On April 25, 2012, the U.S. Equal Employment Opportunity Commission (EEOC) issued a new Enforcement Guidance
, addressing an employer’s ability to use arrest and conviction records in making employment decisions. In addition, the EEOC also published Questions and Answers
to help employers better understand its new guidance. The new enforcement guidance takes into account recent court decisions and consolidates into one document the EEOC’s position on the permissible, non-discriminatory use of conviction and arrest records. While the guidance does not create an amendment to federal anti-discrimination laws, it is a roadmap for what to expect if a charge of discrimination is raised related to your use of arrest or conviction records. Employers using arrest or conviction records should consider this guidance when reviewing current or developing new practices or policies related to the use of criminal histories.
The EEOC enforces Title VII of the Civil Rights Act of 1964, which prohibits employment discrimination based on race, color, religion, sex or national origin. Over the last two decades, the EEOC has taken many steps to prohibit employers from using conviction and arrest records in a discriminatory way. The new guidance focuses on six main topics, including:
how an employer’s use of an individual’s criminal history could violate the prohibition against employment discrimination under Title VII;
federal court decisions analyzing the use of criminal records in employment actions;
the differences between the treatment of arrest records and conviction records;
disparate treatment and disparate impact claims that could result from an employer’s use of arrest and conviction records;
compliance with other federal laws and/or regulations that restrict the employment of individuals with certain criminal records; and
best practices for employers in using arrest and criminal records.
One important aspect of the guidance is the distinction between the use of arrest records and the use of conviction records. Employers routinely ask applicants and current employees to disclose their arrest and criminal conviction history. In doing so, employers often treat the words “arrest” and “criminal conviction” synonymously. However, the EEOC draws a broad distinction between these two categories of information.
The EEOC places more significant limitations on an employer’s use of arrest records. According to the EEOC, “arrest records standing alone may not be used to deny an employment opportunity.” However, an employer may make an employment decision based upon the conduct underlying the arrest, without violating federal anti-discrimination laws, if the conduct makes the individual unfit for the position in question.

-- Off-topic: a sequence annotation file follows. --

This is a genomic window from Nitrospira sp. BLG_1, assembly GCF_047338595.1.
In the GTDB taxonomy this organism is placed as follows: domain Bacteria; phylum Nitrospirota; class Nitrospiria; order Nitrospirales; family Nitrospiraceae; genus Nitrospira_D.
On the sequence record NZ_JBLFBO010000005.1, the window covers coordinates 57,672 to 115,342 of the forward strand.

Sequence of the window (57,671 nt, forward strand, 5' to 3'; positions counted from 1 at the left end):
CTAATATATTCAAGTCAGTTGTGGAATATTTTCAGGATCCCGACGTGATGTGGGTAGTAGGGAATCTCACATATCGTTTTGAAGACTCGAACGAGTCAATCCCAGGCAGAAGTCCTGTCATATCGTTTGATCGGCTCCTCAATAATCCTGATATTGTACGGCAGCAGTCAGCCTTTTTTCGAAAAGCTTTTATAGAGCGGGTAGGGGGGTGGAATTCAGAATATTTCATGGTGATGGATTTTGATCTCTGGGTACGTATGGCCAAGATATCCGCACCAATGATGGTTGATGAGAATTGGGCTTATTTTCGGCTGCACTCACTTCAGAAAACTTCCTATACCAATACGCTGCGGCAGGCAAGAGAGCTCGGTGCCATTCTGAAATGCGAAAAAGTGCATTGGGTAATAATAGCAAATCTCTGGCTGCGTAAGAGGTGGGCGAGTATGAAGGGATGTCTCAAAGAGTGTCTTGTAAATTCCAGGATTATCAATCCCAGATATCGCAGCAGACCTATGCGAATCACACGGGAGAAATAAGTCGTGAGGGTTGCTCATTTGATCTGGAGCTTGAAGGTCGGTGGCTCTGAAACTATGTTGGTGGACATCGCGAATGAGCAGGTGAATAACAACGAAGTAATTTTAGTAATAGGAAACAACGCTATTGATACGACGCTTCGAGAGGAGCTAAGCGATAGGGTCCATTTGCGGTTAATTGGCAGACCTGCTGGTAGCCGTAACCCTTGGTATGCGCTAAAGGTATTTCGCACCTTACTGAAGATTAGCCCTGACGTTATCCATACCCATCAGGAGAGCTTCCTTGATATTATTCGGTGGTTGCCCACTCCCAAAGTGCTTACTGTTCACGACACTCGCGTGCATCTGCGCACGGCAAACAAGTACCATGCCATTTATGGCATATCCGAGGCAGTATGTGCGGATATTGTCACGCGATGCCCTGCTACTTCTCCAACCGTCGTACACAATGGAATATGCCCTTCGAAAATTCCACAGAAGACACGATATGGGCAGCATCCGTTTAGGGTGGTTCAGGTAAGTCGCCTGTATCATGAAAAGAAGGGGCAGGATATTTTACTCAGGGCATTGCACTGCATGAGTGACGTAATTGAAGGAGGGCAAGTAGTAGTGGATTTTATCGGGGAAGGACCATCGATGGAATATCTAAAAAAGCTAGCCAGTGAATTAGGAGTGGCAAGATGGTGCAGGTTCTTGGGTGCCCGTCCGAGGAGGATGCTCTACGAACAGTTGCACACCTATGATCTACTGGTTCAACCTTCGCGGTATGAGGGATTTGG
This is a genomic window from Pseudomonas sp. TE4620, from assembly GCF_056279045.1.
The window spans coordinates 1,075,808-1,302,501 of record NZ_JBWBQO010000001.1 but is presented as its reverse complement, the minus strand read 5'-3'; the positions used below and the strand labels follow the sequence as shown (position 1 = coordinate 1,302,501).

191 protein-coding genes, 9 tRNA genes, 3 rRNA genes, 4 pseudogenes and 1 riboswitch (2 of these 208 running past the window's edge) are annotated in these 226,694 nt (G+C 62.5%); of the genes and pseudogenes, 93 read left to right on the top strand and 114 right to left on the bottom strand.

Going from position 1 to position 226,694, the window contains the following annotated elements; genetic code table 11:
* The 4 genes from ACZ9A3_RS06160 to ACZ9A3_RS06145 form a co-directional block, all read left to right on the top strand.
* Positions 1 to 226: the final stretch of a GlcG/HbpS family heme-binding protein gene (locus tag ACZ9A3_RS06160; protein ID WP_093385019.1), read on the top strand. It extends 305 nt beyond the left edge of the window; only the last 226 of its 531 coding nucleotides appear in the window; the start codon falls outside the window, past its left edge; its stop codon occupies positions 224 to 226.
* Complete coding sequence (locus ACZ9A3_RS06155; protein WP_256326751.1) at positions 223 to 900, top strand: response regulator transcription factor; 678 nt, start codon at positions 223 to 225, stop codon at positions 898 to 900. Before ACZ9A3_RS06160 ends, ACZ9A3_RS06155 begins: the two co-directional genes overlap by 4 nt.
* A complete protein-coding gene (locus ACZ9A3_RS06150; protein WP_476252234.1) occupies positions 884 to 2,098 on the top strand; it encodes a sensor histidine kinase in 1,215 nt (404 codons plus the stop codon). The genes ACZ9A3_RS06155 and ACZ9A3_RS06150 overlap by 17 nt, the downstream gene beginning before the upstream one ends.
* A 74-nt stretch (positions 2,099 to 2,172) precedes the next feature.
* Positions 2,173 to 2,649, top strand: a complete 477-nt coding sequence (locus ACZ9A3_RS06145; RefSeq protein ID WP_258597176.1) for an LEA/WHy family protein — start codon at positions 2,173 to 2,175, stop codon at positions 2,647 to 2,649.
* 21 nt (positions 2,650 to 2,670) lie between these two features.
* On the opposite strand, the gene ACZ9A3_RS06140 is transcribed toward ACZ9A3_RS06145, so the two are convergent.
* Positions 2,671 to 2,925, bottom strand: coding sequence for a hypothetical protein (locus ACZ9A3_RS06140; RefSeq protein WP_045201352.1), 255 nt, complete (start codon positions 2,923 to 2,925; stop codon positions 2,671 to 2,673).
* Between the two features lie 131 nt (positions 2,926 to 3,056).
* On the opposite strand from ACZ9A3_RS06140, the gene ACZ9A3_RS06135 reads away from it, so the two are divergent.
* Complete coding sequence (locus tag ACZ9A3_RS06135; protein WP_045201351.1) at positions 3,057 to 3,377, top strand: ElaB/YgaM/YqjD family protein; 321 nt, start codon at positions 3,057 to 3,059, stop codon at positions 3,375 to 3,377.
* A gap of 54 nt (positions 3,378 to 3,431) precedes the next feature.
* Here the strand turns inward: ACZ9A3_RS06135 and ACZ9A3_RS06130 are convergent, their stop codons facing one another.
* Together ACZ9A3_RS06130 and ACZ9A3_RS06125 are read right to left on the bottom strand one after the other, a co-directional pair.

For conviction records, the EEOC requires employers to have a “business necessity” for taking an employment action against an individual based upon the individual’s criminal conviction. Whether such a business necessity exists depends upon:
the nature and gravity of the offense;
the amount of time since the conviction/end of sentence; and
the nature of the job sought or held by the individual in question.
Employers should be aware that, according to the EEOC, state laws that address and place different restrictions on the use of conviction and arrest records than those outlined in the new EEOC guidance cannot be used by employers to avoid potential liability for discrimination under Title VII. This is one of the more controversial provisions of the new guidance and is likely to result in future litigation.
Given this new guidance, employers should carefully consider how to use arrest and conviction records to minimize risk while at the same time ensuring that the most qualified individuals are being hired. According to the EEOC, employers should not only consider the criteria listed above when using criminal records in employment decisions, but, in most circumstances, employers should also conduct an “individualized assessment” of the relationship between the particular criminal conduct identified and the ability of the individual to perform the position in question. Part of this individualized assessment is to inform the individual that he or she may be excluded or terminated due to the criminal conduct and to provide the individual an opportunity to provide additional information that would allow the employer to reconsider the decision. The new guidance also provides a list of “employer best practices” that employers should consider, including the development of a written policy. Employers should consult with their counsel when developing such policies or deciding whether to engage in an “individualized assessment” of each criminal record.